Originally named West Street, Broad Street is Lyme's main shopping street which descends from the junction of Pound Street and Silver Street at the top of town to Bridge Street at the bottom. A variety of independent shops and eateries can be found along with some well-known national retailers including WHSmith, Joules, Fat Face, Sea Salt and Costa.
Towards the bottom of the hill on the western side, the pavement and buildings rise above the level of the road, an area formerly known as Cornhill. At one time there was a middle row of buildings here which used to go up to the Royal Lion. In front was the site of the ‘Shambles’ marketplace, destroyed along with several other buildings at this end of town by the fire of 1844. The bell (1647) from the clocktower which was located here is on display in Lyme Regis Museum.
According to The Lyme Regis Society, the properties at the lower end of Broad Street are the oldest, with the Bell Cliff restaurant thought to be the oldest of all with a sixteenth century studding wall and cruck construction.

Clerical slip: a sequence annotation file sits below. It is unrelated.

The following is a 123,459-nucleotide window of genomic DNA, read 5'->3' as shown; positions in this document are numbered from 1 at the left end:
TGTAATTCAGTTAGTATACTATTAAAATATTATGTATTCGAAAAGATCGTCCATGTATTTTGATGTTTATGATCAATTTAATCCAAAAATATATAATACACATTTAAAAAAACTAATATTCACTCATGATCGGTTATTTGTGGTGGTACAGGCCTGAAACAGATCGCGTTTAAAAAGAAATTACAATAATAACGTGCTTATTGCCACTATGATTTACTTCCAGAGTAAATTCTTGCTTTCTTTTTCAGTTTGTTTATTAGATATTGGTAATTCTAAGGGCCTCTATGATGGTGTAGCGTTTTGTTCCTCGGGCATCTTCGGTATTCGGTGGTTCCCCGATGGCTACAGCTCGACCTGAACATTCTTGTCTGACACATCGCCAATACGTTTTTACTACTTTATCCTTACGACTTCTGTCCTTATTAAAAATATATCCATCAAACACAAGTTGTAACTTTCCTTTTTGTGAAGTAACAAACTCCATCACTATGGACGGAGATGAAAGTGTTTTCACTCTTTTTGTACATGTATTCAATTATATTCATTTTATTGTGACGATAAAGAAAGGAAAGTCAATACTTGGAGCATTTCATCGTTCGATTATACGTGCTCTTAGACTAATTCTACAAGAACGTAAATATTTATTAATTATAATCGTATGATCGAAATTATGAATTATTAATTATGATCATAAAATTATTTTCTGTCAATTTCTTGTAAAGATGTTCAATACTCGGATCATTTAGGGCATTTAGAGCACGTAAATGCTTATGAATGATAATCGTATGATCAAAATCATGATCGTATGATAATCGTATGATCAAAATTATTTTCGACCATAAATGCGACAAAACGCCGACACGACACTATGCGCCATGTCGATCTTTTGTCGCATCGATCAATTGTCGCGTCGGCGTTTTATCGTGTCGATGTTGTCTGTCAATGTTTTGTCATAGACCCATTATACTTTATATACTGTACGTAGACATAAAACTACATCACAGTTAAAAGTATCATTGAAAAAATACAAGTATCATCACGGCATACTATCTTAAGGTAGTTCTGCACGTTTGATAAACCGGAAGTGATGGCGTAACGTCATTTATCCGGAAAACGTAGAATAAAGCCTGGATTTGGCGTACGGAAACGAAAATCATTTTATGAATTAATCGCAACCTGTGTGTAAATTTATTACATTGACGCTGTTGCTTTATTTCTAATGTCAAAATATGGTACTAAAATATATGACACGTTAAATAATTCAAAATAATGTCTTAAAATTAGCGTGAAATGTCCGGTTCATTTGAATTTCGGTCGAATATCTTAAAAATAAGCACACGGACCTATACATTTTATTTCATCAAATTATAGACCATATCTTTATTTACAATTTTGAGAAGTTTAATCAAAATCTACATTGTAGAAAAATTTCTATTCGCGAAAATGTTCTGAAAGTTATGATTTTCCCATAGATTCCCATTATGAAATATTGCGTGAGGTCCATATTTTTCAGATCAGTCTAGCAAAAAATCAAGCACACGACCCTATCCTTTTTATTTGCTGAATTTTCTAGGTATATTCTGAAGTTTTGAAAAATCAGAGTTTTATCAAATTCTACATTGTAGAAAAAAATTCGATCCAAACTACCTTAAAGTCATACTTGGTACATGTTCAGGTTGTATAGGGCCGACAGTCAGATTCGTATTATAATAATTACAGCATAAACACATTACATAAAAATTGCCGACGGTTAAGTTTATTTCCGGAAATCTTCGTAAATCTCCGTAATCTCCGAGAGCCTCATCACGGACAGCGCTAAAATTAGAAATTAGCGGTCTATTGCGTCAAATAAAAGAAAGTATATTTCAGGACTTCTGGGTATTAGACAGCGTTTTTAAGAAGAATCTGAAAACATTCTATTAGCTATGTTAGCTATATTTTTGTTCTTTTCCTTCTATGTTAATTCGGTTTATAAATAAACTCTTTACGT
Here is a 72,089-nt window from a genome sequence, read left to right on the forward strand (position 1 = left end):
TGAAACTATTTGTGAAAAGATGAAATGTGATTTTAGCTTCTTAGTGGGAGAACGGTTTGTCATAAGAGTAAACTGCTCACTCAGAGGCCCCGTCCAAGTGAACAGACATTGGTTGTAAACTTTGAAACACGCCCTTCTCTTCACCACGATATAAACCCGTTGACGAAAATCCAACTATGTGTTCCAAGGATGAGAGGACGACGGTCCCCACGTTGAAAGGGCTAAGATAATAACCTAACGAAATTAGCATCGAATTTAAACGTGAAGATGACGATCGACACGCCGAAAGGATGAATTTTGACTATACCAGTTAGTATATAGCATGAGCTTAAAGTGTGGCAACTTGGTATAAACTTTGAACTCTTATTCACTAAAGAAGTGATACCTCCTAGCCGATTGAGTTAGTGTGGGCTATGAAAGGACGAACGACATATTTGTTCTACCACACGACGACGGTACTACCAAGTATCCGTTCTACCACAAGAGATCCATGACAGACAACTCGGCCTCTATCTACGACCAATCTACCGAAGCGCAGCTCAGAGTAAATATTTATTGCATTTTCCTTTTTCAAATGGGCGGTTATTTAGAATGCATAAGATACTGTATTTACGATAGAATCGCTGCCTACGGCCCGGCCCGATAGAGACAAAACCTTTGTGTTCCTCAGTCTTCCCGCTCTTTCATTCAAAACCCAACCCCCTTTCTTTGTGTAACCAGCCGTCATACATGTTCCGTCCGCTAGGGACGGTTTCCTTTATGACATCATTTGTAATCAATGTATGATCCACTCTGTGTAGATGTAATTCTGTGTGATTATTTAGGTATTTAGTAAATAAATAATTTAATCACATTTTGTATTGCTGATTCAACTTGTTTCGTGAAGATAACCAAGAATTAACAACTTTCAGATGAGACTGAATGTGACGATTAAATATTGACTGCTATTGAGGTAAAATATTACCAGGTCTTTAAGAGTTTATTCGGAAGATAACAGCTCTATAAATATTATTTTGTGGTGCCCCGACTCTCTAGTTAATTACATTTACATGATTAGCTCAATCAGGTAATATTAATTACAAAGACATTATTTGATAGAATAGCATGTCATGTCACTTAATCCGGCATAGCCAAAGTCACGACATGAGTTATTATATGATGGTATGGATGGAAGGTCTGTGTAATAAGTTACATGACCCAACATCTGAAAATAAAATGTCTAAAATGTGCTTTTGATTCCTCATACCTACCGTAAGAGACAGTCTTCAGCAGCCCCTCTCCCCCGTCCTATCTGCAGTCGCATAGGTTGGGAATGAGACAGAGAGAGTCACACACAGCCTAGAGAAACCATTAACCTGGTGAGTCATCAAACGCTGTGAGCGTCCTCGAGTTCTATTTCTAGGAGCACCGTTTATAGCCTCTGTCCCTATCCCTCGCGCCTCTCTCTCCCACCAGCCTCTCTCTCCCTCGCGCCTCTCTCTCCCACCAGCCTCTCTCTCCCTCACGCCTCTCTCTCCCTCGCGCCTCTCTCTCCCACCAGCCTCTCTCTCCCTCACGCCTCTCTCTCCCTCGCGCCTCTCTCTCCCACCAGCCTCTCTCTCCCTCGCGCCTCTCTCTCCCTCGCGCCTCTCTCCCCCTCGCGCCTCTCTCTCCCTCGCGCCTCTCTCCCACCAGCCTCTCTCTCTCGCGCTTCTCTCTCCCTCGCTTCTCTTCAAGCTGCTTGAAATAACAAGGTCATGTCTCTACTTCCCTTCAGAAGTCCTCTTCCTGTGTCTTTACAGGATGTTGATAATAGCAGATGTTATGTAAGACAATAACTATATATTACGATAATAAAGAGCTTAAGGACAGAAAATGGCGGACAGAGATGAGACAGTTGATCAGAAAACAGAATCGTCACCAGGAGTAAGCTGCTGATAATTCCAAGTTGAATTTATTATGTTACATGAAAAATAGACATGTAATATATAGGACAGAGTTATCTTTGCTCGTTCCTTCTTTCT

Further up this hill, two of Lyme's most well-known buildings face each other diagonally across the street, the Royal Lion Hotel and the Three Cups hotel which closed in 1991.
Several of the other notable buildings on Broad Street have explanatory plaques including Pyne House where Jane Austen is thought to have lodged during her visits to Lyme in 1803 and 1804 and number 28 where Mary Anning is said to have died.
A large bronze plaque on the outside of number 45, currently occupied by Boots, reads: “This house occupies part of the site of what was originally known as the Great House of Lyme Regis. Here lodged in the summer of 1773 William Pitt (1708-1778), first Earl of Chatham, the great War Minister of George II and his son William Pitt (1759-1806), the great Prime Minister of George III. Also for some months in 1796-1797 it was the home of Mary Russell Mitford (1787-1855), essayist and dramatist.”
Many of the buildings on Broad Street were modernised during the late eighteenth and early nineteenth centuries with the Georgian facades hiding considerably earlier buildings.
At the foot of Broad Street is Cobb Gate, the point of entry until 1800 for all goods landed at the Cobb. The custom house, which was a victim of the 1884 fire, dated back to Elizabethan times and was situated in the space currently occupied by the public toilets in between Arthur Fordham & Co and the Pilot Boat Inn.